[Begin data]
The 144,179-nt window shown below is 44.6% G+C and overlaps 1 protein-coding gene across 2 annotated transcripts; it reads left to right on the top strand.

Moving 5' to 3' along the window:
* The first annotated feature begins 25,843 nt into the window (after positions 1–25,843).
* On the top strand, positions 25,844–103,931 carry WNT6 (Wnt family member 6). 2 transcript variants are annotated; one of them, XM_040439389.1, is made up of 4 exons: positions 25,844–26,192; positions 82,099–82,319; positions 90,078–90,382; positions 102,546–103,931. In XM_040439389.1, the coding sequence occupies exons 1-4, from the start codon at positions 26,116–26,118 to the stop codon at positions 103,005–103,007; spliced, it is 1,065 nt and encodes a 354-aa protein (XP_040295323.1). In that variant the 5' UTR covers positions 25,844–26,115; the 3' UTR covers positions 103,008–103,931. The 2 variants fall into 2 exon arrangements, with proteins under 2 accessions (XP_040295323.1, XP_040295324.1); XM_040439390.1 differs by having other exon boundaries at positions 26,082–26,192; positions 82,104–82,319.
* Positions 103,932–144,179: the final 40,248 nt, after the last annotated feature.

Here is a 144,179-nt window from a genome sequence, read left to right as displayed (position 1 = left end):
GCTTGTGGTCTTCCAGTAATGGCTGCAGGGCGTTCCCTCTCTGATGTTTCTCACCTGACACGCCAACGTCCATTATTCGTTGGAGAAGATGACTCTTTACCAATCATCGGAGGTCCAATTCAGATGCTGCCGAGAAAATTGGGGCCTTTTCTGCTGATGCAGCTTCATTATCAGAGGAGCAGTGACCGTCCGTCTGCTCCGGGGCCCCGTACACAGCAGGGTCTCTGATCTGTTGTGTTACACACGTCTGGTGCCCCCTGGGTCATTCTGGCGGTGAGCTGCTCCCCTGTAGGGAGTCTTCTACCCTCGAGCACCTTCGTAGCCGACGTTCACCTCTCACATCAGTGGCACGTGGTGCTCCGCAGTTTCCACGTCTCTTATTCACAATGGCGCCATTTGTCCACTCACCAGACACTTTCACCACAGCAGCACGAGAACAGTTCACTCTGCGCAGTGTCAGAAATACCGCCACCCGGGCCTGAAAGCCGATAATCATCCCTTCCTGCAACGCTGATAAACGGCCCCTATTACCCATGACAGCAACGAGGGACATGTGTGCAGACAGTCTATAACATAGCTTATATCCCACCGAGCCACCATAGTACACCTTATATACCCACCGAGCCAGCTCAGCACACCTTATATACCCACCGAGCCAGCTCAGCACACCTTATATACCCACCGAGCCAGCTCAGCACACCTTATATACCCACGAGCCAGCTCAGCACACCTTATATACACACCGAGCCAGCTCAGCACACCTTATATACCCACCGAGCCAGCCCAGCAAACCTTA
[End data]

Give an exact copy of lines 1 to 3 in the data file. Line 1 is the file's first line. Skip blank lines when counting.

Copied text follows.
The 144,179-nt window shown below is 44.6% G+C and overlaps 1 protein-coding gene across 2 annotated transcripts; it reads left to right on the top strand.

Moving 5' to 3' along the window:
* The first annotated feature begins 25,843 nt into the window (after positions 1–25,843).